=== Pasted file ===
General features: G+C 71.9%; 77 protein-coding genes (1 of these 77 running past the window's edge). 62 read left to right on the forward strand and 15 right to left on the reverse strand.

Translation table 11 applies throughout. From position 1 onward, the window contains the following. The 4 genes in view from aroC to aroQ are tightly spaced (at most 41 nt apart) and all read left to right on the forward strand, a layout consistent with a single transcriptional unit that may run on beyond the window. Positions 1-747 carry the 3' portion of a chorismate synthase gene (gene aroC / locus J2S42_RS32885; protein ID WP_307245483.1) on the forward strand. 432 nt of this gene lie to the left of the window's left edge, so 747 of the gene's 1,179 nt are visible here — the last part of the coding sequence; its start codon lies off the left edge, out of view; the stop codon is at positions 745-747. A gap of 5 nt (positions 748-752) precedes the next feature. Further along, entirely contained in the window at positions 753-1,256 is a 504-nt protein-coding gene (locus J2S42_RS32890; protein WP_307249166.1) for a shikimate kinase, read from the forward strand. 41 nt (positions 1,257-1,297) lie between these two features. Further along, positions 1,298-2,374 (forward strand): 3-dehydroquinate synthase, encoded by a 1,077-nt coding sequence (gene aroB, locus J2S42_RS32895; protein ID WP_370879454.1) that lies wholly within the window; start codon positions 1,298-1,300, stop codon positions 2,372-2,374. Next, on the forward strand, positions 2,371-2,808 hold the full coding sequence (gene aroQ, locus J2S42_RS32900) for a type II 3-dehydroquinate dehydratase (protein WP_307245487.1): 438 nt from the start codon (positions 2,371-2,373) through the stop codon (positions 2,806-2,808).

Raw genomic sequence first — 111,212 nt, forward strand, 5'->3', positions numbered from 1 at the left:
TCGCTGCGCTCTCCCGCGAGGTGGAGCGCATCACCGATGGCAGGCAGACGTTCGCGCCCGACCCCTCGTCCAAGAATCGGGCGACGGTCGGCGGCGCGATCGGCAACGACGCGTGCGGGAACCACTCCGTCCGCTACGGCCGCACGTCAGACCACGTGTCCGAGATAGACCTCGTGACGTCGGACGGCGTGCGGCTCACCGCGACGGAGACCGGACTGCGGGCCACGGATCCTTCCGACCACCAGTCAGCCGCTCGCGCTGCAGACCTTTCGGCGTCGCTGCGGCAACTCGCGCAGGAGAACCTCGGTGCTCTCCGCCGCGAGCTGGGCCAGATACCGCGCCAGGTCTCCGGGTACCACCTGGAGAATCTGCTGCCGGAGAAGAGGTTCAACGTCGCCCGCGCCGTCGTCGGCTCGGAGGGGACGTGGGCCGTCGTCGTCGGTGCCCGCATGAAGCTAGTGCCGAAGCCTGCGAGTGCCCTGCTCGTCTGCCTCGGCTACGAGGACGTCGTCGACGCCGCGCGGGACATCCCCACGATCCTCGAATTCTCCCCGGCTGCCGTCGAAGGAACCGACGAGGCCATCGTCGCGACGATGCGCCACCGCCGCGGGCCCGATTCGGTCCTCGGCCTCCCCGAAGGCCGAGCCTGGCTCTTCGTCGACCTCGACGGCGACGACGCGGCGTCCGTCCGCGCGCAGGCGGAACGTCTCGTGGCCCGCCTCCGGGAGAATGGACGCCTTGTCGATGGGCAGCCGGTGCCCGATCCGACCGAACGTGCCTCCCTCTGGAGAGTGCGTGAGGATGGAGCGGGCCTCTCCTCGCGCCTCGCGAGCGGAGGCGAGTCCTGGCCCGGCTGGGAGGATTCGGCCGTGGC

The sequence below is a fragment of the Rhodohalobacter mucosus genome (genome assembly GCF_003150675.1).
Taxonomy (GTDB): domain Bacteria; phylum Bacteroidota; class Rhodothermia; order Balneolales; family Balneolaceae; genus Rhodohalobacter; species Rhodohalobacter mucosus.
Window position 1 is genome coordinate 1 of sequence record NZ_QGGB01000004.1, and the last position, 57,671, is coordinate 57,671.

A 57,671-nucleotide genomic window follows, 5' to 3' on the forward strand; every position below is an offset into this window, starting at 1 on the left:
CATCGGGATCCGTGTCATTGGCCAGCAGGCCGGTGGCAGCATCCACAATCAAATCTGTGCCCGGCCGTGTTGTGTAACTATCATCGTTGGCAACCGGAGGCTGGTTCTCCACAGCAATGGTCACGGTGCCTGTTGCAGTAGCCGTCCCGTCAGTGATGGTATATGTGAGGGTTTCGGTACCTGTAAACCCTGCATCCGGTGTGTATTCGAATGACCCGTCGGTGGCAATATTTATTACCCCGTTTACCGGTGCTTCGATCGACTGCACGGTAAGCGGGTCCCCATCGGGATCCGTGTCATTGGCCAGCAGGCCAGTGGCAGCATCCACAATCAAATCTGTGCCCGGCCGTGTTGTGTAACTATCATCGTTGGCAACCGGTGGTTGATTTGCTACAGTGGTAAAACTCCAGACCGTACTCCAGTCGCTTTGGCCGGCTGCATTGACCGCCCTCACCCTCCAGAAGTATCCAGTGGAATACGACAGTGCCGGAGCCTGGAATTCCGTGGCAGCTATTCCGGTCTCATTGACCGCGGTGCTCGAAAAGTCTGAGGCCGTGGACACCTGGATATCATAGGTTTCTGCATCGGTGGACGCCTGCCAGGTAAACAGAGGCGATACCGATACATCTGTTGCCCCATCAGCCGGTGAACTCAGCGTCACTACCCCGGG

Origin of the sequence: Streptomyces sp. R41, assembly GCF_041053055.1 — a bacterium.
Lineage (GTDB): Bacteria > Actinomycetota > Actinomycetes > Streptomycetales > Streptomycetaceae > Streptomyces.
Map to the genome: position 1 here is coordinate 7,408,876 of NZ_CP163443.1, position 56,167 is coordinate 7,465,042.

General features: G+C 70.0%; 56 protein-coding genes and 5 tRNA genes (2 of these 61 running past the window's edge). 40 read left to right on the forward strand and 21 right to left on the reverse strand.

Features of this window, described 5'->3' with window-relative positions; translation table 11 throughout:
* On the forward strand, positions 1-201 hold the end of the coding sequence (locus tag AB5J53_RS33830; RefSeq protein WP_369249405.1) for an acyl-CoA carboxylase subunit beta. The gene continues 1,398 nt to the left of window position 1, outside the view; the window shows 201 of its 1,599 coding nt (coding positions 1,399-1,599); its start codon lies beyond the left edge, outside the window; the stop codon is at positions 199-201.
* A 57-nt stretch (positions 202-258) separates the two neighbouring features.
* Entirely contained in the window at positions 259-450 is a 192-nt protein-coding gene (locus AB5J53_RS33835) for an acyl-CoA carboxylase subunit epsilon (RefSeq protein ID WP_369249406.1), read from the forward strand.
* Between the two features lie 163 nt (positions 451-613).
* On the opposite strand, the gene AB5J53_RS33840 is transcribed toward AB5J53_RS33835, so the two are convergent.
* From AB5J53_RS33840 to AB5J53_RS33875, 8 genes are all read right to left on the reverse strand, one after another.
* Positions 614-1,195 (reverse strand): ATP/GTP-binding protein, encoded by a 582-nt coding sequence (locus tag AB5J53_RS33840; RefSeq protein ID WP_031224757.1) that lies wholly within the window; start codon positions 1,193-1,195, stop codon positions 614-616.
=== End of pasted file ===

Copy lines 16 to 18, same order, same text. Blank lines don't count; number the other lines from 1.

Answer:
* A 57-nt stretch (positions 202-258) separates the two neighbouring features.
* Entirely contained in the window at positions 259-450 is a 192-nt protein-coding gene (locus AB5J53_RS33835) for an acyl-CoA carboxylase subunit epsilon (RefSeq protein ID WP_369249406.1), read from the forward strand.
* Between the two features lie 163 nt (positions 451-613).